And then, got into teaching. My neighbor was opening up a charter school. Thought I would be a good teacher. So, she asked if I wouldn’t mind teaching fourth-grade. I was like, “Sure, I don’t mind.” So yeah, got into teaching, and I was teaching fourth-grade for a couple of years.

So, we were back in Utah. And then my wife’s grandmother got sick. She needed someone to look after her. She was 97 at that time. My wife asked if we could move back to Kauai. My wife’s from here.

Let me backtrack. So after my senior year in college, I met my wife at BYU and I was just going into the NFL. After my rookie year, came back and got married. Then we moved out to the East Coast, and that’s where we were the whole time. Mo was born in New Jersey in ‘99 when I was with the Eagles, and then Eli was born in Tampa when we were down in Tampa Bay.

After all that, my playing years, went back and finished school. Worked at the facility and got into teaching. I wanted to teach. I liked the schedule. I like working with kids. And then we ended up moving out here to take care of my wife’s grandmother. She was 97 at the time. We stayed with her for a couple of years, and then she passed.

Sorry to hear about that.

Yeah, no. She was a strong lady. I enjoyed those nights talking to her. She had a lot to share about how Kauai used to be. Yeah.

After that, while we were here, I was teaching. I was looking for work. I was a substitute teacher, and then Kauai High called and asked if I wanted to teach long-term. So, taught there for a couple of years, from 2010 to 2012. I taught special ed. for one year. And then the following year, I taught wood shop.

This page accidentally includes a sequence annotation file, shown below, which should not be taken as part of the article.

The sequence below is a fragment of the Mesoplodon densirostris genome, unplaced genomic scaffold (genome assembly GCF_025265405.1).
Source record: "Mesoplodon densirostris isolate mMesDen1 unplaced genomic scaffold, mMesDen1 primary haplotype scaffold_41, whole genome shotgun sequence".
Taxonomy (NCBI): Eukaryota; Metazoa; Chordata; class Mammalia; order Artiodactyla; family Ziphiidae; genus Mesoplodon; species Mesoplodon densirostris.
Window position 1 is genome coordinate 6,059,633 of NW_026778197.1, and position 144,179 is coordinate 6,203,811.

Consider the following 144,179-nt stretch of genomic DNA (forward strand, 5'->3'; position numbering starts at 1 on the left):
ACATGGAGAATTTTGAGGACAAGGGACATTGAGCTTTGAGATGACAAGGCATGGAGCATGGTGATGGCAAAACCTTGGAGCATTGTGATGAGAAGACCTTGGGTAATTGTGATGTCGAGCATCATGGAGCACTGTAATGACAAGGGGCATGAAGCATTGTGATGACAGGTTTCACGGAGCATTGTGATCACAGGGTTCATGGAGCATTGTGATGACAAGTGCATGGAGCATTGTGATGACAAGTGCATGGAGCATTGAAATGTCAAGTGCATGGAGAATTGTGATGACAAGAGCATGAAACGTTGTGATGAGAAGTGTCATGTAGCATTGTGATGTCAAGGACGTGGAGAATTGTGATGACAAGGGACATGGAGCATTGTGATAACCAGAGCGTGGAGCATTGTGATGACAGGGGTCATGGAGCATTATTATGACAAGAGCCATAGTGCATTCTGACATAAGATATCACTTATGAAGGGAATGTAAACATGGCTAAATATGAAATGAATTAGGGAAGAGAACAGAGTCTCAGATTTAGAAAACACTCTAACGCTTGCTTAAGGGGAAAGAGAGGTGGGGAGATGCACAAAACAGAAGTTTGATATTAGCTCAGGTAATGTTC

After that, I kind of applied for police knowing that I would be moved around as a teacher — being at the bottom of the totem pole. I don’t have that seniority. So, I applied for the police during that time. Got in, but the hiring process was taking such a long time — doing background checks and all that.

So, I worked a few jobs. I worked at Kapaa Middle School for one year as a home ec teacher. A part-time security job at Kauai Beach Resort. I was working a few jobs before I got hired at the police department on New Year’s Eve on 2012, right before 2013.

So what is your job with KPD?

I’m the school resource officer, the SRO, at Kapaa High School. We handle all the cases at the high school. We have drug cases, kids bringing drugs in school, or getting into fights. I handle all those cases. I also do presentations for the freshman class — choices, consequences, things like that. Drugs and all that.

What made you want to go into that kind of work? Working with troubled kids?

That was always my passion — working with kids. I always wanted to help kids, growing up in LA. If I didn’t have good coaches, that kind of, you know? I have good parents, but both my parents worked. I was just doing whatever, hanging out with friends and stuff like that. I didn’t really have a direction. That was until I got into football. I started playing when I was in seventh-grade, where everything took off for me — the direction and the coaches that I had. It just helped me with what I wanted to do. Just the discipline and the type of coaches that I had, they were just there. They kind of paved the way for me. It just carried on — Pop Warner, high school, college and then pro.